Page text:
We have talked about the benefits of fasting and how self-discipline is such an overlooked quality that is required in our everyday lives to help us achieve more than just good health.
The fast itself is defiantly a practice that helps apply these principles, however, the fruits of this training are reaped not just within the choice of abstaining from food during fasting hours but arguably more so in the choice of nourishment after the fast has been completed.
Too many times we see people absolutely pigging out after a long day of fasting, choosing all the wrong foods, and often playing catch-up on all the missed meals that were skipped throughout the day. This approach is at best counterproductive and goes against the very principles of self-discipline that the fast itself is there to teach.
Why is it that we can completely forego food in its entirety but when presented with a platter of options when breaking the fast, we have no ability to stop ourselves from over-indulgence and selecting the wrong foods?
There is much to be said on this topic and a good start would be planning ahead to ensure that the right nutrition is available at the time of breaking the fast and that the wrong nutrition is not. As I often say at the clinic, this is something that is often decided while shopping at the store, rather than in the kitchen or at the dining table. A clear game plan of what your nutritional inclinations are from the start helps a great deal in this department and it is incumbent upon every person who possesses a physical body to learn and understand the basics of nutritional science if they wish to maintain health.
What is right and wrong in the field of nutrition can be a matter of deep discussion and even debate, however, as a general rule I will add that the more synthetic and processed a food is, the less likely it is to be conducive to health.
There are also two main sources of fuel for the body, the first being sugar and the second being fats. Depending on the school of thought you follow in your own nutritional journey, you may find yourself dependent on one, the other or both forms of fuel. If you do not follow any structure or guidance in this respect, now would be a good time to start learning.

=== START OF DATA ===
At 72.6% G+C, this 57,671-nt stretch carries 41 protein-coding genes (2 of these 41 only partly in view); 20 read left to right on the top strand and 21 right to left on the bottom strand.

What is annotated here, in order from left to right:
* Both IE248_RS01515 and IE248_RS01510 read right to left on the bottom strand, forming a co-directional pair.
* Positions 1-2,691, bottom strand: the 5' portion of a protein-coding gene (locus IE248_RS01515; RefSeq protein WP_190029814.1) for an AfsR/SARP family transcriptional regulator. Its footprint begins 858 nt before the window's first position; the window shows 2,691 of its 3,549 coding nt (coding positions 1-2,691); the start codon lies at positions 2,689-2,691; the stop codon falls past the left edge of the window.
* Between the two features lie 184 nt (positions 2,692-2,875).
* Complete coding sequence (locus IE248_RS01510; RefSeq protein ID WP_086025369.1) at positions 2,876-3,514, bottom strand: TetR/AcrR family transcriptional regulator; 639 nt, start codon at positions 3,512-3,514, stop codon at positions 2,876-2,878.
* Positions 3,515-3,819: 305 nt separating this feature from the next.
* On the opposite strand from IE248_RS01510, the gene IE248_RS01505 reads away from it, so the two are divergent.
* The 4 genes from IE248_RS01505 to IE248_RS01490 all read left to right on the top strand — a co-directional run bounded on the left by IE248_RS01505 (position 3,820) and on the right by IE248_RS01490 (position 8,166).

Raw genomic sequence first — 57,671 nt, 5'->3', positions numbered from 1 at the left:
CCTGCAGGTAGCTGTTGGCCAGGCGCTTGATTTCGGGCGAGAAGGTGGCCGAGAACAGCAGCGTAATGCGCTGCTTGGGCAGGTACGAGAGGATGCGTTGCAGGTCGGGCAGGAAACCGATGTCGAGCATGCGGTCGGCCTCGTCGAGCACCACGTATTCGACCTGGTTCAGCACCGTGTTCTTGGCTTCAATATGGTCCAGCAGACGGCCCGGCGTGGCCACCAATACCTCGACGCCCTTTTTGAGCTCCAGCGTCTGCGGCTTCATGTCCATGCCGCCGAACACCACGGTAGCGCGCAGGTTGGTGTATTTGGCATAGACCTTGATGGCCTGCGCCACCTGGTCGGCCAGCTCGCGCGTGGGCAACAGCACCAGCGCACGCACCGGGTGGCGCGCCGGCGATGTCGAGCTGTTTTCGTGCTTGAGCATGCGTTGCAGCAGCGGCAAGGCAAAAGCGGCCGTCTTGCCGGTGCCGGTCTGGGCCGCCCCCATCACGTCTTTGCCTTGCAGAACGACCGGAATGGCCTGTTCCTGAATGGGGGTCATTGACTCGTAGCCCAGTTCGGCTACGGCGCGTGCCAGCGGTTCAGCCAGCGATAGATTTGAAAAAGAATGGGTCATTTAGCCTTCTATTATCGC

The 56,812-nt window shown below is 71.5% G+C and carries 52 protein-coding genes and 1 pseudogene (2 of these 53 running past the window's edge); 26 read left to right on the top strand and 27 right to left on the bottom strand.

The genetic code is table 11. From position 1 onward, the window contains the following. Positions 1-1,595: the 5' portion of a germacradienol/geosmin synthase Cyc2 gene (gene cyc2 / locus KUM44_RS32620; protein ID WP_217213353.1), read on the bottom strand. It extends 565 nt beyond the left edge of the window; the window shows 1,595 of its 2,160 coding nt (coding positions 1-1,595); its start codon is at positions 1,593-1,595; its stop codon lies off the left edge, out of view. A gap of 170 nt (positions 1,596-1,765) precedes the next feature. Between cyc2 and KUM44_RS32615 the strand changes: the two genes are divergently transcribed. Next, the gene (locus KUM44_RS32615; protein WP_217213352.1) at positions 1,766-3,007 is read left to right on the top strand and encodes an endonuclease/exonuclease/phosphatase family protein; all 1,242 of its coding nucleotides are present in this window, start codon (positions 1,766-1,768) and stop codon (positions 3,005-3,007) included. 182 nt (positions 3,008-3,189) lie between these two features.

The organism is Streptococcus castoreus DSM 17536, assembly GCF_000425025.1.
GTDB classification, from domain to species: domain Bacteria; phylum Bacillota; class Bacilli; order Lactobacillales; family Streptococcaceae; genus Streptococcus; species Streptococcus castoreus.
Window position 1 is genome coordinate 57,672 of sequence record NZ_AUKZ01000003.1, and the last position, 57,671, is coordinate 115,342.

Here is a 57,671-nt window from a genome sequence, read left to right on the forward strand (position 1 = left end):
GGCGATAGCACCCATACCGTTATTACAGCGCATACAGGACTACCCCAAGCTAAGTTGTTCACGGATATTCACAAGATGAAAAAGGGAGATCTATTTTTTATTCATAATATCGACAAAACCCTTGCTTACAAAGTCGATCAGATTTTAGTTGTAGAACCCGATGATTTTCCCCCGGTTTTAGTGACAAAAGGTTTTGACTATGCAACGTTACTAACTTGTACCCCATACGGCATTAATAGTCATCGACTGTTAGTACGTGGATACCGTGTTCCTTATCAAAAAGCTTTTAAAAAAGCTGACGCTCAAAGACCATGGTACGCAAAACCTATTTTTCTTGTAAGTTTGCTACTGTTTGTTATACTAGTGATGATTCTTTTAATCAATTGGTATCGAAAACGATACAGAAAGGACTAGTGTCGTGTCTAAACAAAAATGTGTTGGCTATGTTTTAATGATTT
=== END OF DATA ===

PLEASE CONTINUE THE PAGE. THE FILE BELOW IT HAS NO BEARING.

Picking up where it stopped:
If you use a dietary protocol that does include regular consumption of carbs, which will be the majority of people, there is a very important concept you must know:
Eating carbs (and/or sugars) is like putting fuel in your car. If you are going on a journey, you want to make sure you are fuelled up. If you are already fuelled up and are yet to travel then it's not a good idea to put another tank of fuel in the boot (in the form of a jerry can) as you are simply adding on extra weight which you will need to use up at a later time. If you have emptied the tank by running your mileage then it's fair to say that you can fuel up again.
As simple as that may sound, this is all you need to know about your carbohydrate consumption habits. If you are due to exercise, then it is not a bad idea to carb up, but if you are not doing much exercise and already have a full tank of carbs- then it's not. If you already have a collection of filled up jerry cans in the boot (extra weight) from over-eating in the past it wouldn't be a bad idea to use this up before adding any more.
This is a purposefully over-simplified model meant to give you a simple framework for conducting yourself in the meals outside of your fast (and outside of your fasting days).
We live in a world where nutrition is unnecessarily over-complicated, leading to people giving up in their attempts to understand it. But when explained in a simple way, it is a fairly easy concept for the everyday person to grasp.
Below I have included some quick make-shift recipes that I have used on days in which I am not using too much energy and hence have a lower carb content to my meals. Feel free to give these a try and let me know how you got on.